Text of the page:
Heat evidently deadly at lower temperatures than thought
How many Americans are actually dying of heat? The Centers for Disease Control and Prevention estimates the figure at about 600 a year, but a study published in the journal Environmental Epidemiology estimates the average at 5,600 people a year – and that’s between 1997 and 2006, since when the average temperature has risen. Worryingly for the heat-averse, most of these deaths were from only moderately hot weather compared with the local norm, while about 40 percent (2,300 deaths) were from “extremely hot weather.”
Fat, flat-faced dogs likelier to get heatstroke
Don’t get Haaretz started on pet dog genetics: the poor things have been overbred to the point that some variants are barely viable any more, especially in the heat. And it could have been expected. “Mixed breed dogs were more likely to carry a common recessive disease, whereas purebreds were more likely to be genetically affected with one, providing DNA-based evidence for hybrid vigor,” warns a 2019 paper in PLOS One.
Now, a new paper in the latest edition of Scientific Reports warns that old dogs, fat dogs and dogs with flat faces – such as pugs and bulldogs – are more prone to heatstroke, based on the medical records of nearly a million U.K. dogs. In other words, they’re just like us. Also, purebreds had 1.86 times higher odds of heat-related illness than mutts, the doctors observed. They suggest that breeders consider respiratory function and a propensity to obesity among their mating rationales.
We can take the cold…
In Europe, summer temperatures keep breaking records; heat waves are becoming more frequent and protracted. But the European Environment Agency points out that the cold spots are killers, too. However, risk was found to escalate fast and non-linearly at high temperatures; deaths from extreme heat are roughly as frequent as deaths from moderate heat.
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At the other end of the spectrum, deaths from extreme cold are negligible compared with those caused by moderate cold. At the end of the day, we seem more tolerant to intensification of cold than to mounting heat – a problem in a warming world.
Ocean rise is a risk. Subsidence is a bigger risk
Human activity is outpacing climate change as a stressor of major river systems, warns the University of Illinois in the journal One Earth. Take the mighty Mekong in southeast Asia, former home to now functionally extinct giant catfish.
Groundwater extraction is causing subsidence of the delta, and it isn’t being replenished as in prehistoric times by sediment from upstream. This is why? Because the sediment is being trapped behind upstream dams, and sand is being mined for construction from the delta floor. “The scale of the effects of sediment starvation and subsidence in driving increased flood risk is currently far greater than sea-level rise generated by global climate change,” states Urbana-Champaign geology and geography professor Jim Best, who warns of a major tipping point in the next 10 to 20 years.
Relying on corporate goodwill to save us?
In that same paper, the team notes that politics alone can devastate river systems. Currently in the United States, the COVID-19 pandemic is being used as an excuse to avoid environmental enforcement. Companies can pollute land, sea and air, and escape penalty because of the pandemic. “The Trump administration has suspended the enforcement of environmental legislation,” Lifegate explains. Why? “Industries may encounter difficulties in abiding by certain prescriptions due to the coronavirus emergency,” the Environmental Protection Agency claims. So companies don’t have to monitor and report their polluting ways, and there’s no time limit on this. The EPA says it asked companies to “act in a responsible manner.” OK then.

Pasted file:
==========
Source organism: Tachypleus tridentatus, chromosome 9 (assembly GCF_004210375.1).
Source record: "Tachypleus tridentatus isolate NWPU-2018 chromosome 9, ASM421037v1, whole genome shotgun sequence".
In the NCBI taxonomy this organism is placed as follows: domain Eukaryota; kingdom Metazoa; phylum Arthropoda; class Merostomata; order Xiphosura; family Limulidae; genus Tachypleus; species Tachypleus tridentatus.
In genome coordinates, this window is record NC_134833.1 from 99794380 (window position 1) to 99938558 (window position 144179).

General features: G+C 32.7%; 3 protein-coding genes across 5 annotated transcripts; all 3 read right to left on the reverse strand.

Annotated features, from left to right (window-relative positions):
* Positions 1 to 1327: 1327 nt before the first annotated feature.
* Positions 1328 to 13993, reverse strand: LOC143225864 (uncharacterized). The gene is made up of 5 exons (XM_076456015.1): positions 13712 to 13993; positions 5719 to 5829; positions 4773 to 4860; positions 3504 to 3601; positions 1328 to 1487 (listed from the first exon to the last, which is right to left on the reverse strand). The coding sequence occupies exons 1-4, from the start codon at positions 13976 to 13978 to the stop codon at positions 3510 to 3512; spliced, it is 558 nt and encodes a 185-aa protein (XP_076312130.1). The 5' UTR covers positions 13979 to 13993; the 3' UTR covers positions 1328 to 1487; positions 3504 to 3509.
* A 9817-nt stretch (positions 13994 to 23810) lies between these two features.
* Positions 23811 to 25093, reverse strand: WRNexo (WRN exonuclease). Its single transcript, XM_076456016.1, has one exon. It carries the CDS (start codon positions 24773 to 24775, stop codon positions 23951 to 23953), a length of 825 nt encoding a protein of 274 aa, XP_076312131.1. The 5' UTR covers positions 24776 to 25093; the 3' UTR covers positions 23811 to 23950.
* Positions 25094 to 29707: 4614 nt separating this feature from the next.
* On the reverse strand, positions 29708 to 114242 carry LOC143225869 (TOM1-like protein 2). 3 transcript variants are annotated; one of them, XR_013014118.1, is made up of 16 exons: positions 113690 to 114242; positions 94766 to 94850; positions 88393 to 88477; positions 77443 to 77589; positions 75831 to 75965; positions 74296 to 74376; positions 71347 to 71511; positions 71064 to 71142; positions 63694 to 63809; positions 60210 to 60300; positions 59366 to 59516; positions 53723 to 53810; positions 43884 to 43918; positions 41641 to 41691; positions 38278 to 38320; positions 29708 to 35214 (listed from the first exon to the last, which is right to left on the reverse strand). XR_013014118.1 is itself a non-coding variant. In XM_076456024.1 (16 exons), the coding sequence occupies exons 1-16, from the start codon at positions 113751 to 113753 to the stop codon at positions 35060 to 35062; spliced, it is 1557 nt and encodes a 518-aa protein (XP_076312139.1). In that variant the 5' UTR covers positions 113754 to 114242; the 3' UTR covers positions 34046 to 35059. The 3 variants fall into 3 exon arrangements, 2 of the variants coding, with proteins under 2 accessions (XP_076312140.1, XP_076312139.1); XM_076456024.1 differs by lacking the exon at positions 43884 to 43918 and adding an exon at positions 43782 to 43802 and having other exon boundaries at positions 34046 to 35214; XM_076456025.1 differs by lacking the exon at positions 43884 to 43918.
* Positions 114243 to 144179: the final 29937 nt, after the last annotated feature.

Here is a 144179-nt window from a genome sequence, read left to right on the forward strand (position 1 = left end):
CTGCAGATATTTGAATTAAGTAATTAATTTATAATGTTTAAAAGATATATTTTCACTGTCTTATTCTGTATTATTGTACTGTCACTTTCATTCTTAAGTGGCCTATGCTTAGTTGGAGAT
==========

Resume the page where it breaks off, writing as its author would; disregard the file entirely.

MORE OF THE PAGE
Hydroelectric power has its points, until drought arrives
Hydropower is classified as a renewable energy – though it’s heatedly debated (if you’ll excuse the expression) how green it is. They’re better than natgas-fueled power plants, but dammed water reservoirs release more methane than had been thought, for one thing. Then there’s the problem of drought. In California, where hydro supplies 13 percent of the grid, a study on the effect of the disastrous drought in 2012-2016 found that hydro’s contribution fell to 6 percent; the cost of power production shot up, and so did emissions. Meanwhile, the temperature continued to rise, as it has been doing, and Californians wanted more power for air-conditioning – so the actual financial suffering by the power companies depended on the price of natural gas, scientists report in Environmental Research Letters. It bears adding that their pain could be passed on to consumers.
All of which boils down into this: increasing use of renewable energy reduces emissions overall, but drought years then jack up emissions again because the companies hurry back to fossil fuels.
It’s a teff world
Meanwhile, science has analyzed the genetics of teff, an indigenous Ethiopian grain that’s high in protein and free of gluten. Without getting into the gluten-free fad and how inappropriate it is for the gluten-tolerant among us, teff turns out to have immense genetic diversity. That suggests it will cope well with climate change, scientists suggest in the journal of Agriculture, Ecosystems and Environment. In other words, it is likely to have the genetic capacity to adapt to drought and heat – and this is a good thing because Ethiopia is projected to be heading for drought and dramatic increase in heat. So either teff adapts or it will only survive on mountaintops.